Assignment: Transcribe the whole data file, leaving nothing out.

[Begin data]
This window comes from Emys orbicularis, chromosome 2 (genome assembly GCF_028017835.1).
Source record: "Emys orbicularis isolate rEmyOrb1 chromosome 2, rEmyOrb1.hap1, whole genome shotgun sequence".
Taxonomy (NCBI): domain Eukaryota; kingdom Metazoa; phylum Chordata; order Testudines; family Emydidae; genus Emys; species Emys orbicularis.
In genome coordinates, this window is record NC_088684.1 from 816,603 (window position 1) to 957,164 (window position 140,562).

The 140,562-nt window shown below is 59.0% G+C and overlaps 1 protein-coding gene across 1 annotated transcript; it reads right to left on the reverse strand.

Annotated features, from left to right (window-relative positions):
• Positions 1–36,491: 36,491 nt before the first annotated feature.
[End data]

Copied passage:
This window comes from Emys orbicularis, chromosome 2 (genome assembly GCF_028017835.1).
Source record: "Emys orbicularis isolate rEmyOrb1 chromosome 2, rEmyOrb1.hap1, whole genome shotgun sequence".
Taxonomy (NCBI): domain Eukaryota; kingdom Metazoa; phylum Chordata; order Testudines; family Emydidae; genus Emys; species Emys orbicularis.
In genome coordinates, this window is record NC_088684.1 from 816,603 (window position 1) to 957,164 (window position 140,562).

The 140,562-nt window shown below is 59.0% G+C and overlaps 1 protein-coding gene across 1 annotated transcript; it reads right to left on the reverse strand.

Annotated features, from left to right (window-relative positions):
• Positions 1–36,491: 36,491 nt before the first annotated feature.